Lead story

One charger to rule them all!

We welcome the EC’s legislative proposal for a mandatory common charger for mobile phones and other digital devices such as tablets, digital cameras, notebooks. We also welcome the EC having the power to update the legal provisions to take into account future technical innovation. See https://bit.ly/3zTtRyW. See our factsheet at https://bit.ly/2NyJf1h.


For all too long, we and other consumer organisations have been calling on manufacturers to provide a common external power supply for mobile phones and other devices. The present plethora of chargers – both within brands and among brands - represents unnecessary costs to the consumer in their direct (or implied) purchase, and to the environment in the extraction of the raw materials for their construction and in their disposal.

We believe consumers should have the choice to buy or not buy a new charger each time a new device is bought (so-called “unbundling opt-in”). Consumers should be informed about the possibility of using a charger they already own at the point/moment of sale.

Charging speed is a key factor and fragmentation is already happening, as several solutions - open and proprietary - are present on the market. We are pleased to see that the legislation intends to address this point too.

Unfortunately, the legislation does not cover wireless charging and we believe it important to extend its scope to wireless charging systems, noting that many smartphones can already use appliances compliant with the Qi standard. Again, it is important to avoid fragmentation.


Roadmap for the EC Standardisation Strategy

In early August, ANEC submitted its response to the EC consultation on the Roadmap for the Standardisation Strategy (https://bit.ly/3B6epBj). The EC has taken the initiative to address the challenges facing the European Standardisation System, its context within international standardisation, and to ensure its readiness to meet the standardisation needs of the green and digital transformations.


The key messages of our response are:

  • consumer spending constituted 54% of EU GDP before the pandemic and hence the needs of consumers must be central to EU policies, with the ESS effective in responding to these needs.
  • we support creation of a high-level group to build and maintain a new dialogue between the EC and the stakeholders of European standardisation. This should look to avoid more fundamental difficulties (such as citation of Harmonised Standards) in the implementation of legislation or policy.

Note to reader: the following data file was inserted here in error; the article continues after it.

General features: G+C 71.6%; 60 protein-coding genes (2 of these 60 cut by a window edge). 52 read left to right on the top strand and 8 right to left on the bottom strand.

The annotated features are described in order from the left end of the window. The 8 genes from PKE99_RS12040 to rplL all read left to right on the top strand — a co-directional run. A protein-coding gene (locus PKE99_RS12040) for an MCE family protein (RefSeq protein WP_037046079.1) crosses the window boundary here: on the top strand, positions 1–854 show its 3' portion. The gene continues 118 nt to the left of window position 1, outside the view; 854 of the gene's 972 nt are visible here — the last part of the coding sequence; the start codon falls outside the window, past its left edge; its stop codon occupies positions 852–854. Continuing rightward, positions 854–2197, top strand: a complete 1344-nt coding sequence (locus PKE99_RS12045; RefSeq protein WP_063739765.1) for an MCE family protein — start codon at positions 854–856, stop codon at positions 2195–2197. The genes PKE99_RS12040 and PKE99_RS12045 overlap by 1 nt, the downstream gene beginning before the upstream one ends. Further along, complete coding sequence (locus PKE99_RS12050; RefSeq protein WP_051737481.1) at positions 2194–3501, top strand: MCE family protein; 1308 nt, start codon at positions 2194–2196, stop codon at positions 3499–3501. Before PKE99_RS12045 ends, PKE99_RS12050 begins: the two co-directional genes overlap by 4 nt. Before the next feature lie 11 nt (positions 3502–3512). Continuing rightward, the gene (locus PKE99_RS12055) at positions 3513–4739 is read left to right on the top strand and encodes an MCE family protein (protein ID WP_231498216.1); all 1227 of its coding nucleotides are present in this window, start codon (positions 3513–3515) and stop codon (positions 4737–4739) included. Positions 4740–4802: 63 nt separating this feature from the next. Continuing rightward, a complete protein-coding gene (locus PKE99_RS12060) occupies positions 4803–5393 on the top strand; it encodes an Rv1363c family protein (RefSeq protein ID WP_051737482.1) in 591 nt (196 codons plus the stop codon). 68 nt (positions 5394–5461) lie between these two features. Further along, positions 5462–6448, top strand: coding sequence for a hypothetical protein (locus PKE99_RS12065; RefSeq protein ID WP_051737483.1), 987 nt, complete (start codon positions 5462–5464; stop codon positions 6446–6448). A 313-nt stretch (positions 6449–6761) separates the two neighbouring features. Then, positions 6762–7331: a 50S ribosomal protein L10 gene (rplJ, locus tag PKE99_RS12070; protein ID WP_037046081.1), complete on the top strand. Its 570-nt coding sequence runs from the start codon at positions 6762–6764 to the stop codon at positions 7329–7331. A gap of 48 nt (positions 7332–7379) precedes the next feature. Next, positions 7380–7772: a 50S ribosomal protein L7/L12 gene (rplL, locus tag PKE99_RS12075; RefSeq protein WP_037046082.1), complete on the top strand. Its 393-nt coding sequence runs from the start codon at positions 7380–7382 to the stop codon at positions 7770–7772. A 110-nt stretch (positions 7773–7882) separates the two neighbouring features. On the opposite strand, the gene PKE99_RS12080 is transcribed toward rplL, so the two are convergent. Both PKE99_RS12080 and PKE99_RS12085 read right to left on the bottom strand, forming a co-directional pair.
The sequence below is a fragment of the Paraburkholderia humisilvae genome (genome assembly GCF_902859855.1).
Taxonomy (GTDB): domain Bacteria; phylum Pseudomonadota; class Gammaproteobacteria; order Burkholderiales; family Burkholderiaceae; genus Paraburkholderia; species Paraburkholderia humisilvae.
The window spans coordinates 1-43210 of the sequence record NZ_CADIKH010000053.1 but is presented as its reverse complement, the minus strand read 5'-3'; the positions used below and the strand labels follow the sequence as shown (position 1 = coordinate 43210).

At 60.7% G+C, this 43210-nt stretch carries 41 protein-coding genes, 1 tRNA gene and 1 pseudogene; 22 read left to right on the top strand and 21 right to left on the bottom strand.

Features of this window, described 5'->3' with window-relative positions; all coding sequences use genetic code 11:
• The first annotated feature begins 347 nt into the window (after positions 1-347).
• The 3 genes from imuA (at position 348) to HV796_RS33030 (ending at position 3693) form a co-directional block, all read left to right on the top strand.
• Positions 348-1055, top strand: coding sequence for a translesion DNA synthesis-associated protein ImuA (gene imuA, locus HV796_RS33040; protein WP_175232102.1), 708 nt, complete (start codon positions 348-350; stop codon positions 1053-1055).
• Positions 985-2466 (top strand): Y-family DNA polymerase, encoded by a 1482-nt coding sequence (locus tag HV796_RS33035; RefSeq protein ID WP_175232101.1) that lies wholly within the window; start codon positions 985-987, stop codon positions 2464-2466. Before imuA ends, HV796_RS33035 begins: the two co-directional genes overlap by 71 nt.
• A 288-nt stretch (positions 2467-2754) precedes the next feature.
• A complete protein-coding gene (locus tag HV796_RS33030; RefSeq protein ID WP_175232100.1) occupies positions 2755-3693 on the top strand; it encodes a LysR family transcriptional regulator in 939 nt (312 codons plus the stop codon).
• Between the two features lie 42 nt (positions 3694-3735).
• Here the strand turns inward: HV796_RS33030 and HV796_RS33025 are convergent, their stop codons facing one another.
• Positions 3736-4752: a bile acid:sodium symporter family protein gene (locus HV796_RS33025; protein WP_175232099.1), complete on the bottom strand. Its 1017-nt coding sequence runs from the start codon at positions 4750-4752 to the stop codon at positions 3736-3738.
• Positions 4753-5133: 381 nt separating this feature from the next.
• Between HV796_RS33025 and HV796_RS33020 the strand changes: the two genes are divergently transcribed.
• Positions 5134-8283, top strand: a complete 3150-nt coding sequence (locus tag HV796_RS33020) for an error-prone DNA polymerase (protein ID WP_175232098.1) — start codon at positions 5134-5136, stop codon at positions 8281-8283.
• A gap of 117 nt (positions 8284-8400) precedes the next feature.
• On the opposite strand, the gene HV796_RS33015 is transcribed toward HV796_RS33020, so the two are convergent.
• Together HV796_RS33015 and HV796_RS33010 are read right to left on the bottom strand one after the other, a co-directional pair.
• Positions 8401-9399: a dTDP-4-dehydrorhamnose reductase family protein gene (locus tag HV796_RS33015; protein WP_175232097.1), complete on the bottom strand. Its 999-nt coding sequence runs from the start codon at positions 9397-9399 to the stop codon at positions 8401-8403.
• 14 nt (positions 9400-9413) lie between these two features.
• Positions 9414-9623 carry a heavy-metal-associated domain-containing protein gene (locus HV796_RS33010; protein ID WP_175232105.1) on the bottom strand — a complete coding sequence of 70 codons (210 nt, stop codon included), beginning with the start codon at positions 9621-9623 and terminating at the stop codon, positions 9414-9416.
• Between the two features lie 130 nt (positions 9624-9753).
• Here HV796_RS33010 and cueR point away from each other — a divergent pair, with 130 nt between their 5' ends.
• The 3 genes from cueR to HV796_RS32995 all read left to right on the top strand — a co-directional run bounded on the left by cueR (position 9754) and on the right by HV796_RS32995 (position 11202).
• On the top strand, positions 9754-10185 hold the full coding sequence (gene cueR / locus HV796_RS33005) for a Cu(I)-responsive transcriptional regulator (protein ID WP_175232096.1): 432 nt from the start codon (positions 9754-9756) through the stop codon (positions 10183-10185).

• we trust the High-Level Task Force of the EC and the ESOs will come forward quickly with effective and lasting solutions that allow the timely citation of Harmonised Standards. It is vital for all stakeholders in the ESS that industry maintains its confidence in European standardisation and does not look to other solutions.
  • we agree with the EC interpretations of the Amstar and James Elliott rulings. We trust a further consequence will be that the EC ensures a similar implementation of other provisions of the Regulation, such as those of Article 5 on deepening inclusiveness.
  • we do not believe a revision of Regulation (EU) 1025/2012 – the Standardisation Regulation - is needed. Instead its implementation should be improved, especially in the obligations on Member States to provide the political and financial frameworks needed at national level to ensure the participation of all stakeholders in European standardisation.
  • nevertheless, the convergence of technologies, and its consequences for the complexity of standardised solutions, is likely to mean that the national delegation principle will need to continue to be complemented by the “Annex III organisations” in safeguarding the participation of under-represented stakeholders.
  • the EC should ensure the AUWP reflects its collective standardisation needs, and that it looks to use the provisions of Regulation (EU) 1025/2012 when it identifies the need for a “technical specification”.
  • we share the concern that only 2% of standards address services when services represent some 70% of EU GDP. We believe the EC needs to place at least the same emphasis on B2C standards as B2B. We also renew our call for a legislative proposal on the safety of services. Without such a legal framework, the implementation of European Standards on services will remain frustrated by a landscape of fragmented national legislation.
  • we advocate timely standardisation over speedy standardisation. The core values of a European Standard (EN) should not be risked just to reduce development times even further. This is essential where a core objective of an EN is to ensure the safety of a product or service, especially the safety of consumers.
  • Standardisation Requests (SReqs) should not delegate political decisions (e.g. on safety limits) to the ESOs. An SReq should also offer sufficient detail for it to be able to be used by Market Surveillance Authorities in the absence of a Harmonised Standard.
  • turning to the strategic autonomy of Europe, ANEC believes an SReq should state whether a Harmonised Standard can be offered to ISO/IEC for development at the international level, or is to be developed within the ESS in order to ensure European values or ethics. Regardless of the origin of an EN, ANEC considers that the ESOs must be responsible for ensuring ENs reflect (and are developed in line with) the provisions of Regulation (EU) 1025/2012.
  • we support education and training on European standardisation: the students of today are the practitioners of tomorrow.

Guidance on use conditions in standards